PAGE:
Floss I think you will find every health fund will increase. I did a lot of research 2 years ago and changed funds. I now have 2 policies (1 for hospital and 1 for extras). I increased my excess and pay the current price before end of March (for the whole year and some funds allow you pay in advance up to 18 months). I put funds aside each fortnight to cover next year's premium. Time to research for this year. Some funds will give you a incentive if you change funds. I also use not for profit funds. HCF Hospital offered a 5% discount as we were in RAA and my father was in the Armed Forces so shifted to Defence Health Extra which pays a higher rebate than my previous funds without an increase in premium
    Karen
    3rd Mar 2020
    10:37pm
    Just chatting with an old school friend today, and he has to go in for heart stents - he said there was even a charge for 'prosthetics' - for the stents themselves. He's been on private health for years and is not happy that he has to go to the major public hospital, too, instad of a nice private one.

    He almost cried when I told him that I was not only air-lifted, but got first class treatment and next to no waiting... with a top national ANU surgeon....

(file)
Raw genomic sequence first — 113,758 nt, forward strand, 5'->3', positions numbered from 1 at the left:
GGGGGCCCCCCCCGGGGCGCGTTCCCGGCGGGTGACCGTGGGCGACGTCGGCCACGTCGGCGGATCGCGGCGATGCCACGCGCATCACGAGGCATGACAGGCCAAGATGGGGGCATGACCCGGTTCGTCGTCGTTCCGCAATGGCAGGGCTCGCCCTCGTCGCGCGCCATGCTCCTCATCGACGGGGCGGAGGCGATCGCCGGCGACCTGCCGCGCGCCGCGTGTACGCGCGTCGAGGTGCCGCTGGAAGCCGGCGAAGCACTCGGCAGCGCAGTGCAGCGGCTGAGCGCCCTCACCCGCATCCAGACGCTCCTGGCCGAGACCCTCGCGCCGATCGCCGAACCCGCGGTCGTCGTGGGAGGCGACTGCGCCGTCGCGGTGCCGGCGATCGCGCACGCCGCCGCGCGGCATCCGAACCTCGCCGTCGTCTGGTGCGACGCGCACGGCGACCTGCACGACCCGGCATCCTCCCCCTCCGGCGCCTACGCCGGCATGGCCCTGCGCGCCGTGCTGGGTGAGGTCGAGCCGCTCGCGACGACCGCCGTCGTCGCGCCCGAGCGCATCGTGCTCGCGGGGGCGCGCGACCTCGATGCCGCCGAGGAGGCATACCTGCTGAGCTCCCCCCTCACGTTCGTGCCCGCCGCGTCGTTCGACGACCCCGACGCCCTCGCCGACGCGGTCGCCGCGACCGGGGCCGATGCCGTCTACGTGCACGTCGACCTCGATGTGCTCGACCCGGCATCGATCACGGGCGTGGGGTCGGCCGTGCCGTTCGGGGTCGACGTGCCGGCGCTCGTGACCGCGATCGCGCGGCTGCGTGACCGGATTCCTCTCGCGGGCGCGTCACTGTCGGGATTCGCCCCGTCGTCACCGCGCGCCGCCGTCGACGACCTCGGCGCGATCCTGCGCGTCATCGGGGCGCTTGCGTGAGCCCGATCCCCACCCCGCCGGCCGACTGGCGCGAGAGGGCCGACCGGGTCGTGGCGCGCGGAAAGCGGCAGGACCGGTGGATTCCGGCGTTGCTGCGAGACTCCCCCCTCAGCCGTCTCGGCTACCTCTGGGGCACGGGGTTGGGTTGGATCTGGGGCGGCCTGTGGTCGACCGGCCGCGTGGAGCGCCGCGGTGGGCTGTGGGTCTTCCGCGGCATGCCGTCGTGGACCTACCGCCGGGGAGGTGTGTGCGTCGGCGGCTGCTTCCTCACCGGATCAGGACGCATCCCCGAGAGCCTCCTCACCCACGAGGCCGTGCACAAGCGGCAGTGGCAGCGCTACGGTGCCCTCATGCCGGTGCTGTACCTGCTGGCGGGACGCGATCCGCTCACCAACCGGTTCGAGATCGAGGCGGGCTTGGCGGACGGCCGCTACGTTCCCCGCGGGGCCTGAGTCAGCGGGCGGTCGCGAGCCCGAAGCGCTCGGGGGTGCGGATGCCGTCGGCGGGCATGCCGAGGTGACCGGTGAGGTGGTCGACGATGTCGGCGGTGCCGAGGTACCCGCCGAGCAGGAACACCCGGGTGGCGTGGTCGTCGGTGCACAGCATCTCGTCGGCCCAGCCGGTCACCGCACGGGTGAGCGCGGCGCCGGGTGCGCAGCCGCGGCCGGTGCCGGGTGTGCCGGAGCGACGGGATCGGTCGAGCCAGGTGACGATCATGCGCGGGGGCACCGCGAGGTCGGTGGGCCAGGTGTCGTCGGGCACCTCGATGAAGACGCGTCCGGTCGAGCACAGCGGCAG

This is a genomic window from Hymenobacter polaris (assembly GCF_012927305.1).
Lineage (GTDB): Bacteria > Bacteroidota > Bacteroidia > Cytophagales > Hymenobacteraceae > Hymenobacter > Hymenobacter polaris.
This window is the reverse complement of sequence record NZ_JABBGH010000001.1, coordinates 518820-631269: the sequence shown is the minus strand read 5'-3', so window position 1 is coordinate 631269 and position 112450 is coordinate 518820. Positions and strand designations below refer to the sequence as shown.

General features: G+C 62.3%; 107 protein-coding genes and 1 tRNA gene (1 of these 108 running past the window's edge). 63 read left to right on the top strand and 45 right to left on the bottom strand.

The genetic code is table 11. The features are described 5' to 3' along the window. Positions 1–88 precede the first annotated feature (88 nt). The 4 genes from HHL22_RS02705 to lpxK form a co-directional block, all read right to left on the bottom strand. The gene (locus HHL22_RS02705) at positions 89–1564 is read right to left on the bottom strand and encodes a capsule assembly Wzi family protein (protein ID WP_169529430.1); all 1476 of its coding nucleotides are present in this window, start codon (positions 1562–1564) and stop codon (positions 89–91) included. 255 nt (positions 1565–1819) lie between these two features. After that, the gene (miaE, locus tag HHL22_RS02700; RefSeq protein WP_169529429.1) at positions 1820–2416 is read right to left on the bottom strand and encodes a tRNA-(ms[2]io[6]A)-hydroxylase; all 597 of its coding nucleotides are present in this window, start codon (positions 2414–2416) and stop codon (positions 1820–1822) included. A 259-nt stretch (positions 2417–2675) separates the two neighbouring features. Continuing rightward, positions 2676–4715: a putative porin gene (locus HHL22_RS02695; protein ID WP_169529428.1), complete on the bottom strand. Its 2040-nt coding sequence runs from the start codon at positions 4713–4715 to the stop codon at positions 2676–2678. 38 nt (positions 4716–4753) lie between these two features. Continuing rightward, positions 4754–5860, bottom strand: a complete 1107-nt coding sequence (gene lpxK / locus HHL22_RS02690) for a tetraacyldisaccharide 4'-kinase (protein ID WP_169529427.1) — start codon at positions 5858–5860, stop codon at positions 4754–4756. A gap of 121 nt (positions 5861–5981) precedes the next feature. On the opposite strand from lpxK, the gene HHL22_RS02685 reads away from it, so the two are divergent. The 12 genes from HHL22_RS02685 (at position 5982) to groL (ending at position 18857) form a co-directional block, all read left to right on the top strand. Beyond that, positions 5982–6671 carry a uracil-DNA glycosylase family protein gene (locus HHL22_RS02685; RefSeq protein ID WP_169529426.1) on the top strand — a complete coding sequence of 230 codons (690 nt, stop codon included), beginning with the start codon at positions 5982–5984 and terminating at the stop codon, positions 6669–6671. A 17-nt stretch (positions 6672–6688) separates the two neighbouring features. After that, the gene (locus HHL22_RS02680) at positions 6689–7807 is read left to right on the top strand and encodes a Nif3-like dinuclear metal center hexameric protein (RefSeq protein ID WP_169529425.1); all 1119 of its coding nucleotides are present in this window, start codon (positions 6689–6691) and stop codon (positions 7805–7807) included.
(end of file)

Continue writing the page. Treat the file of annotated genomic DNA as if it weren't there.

Misty
    4th Mar 2020
    10:20am
    Who are you with Karen, a health fund or public?.
    Oldchick
    4th Mar 2020
    2:23pm
    My partner has private health, has had a total of 7 stents with no out of pocket expense other than the one off per year excess. He had 5 then another 2 a fortnight later. Four years on from that he had quadruple bypass surgery, same deal, no out of pocket expense and top surgeons all the way.
    Justsane
    4th Mar 2020
    1:45pm
    We have private health ancillaries. Can hardly ever use them. Such a waste of money - am thinking about dropping the cover. I would much rather put the $106 per month into Medicare, but as pensioners we do not need to pay the Medicare levy. Talk about private health taking pressure off the public system - it's just ridiculous!
    4b2
    8th Mar 2020
    1:04pm
    It's about value for money. In the beginning we signed up for health insurance without any extras or options. We knew what the returns would be for hospital care and operations.
    Now it's all so confusing with the Health Insurers trying to run an investment scheme not a health insurance scheme. I don't blame people opting out. No value for their money spent.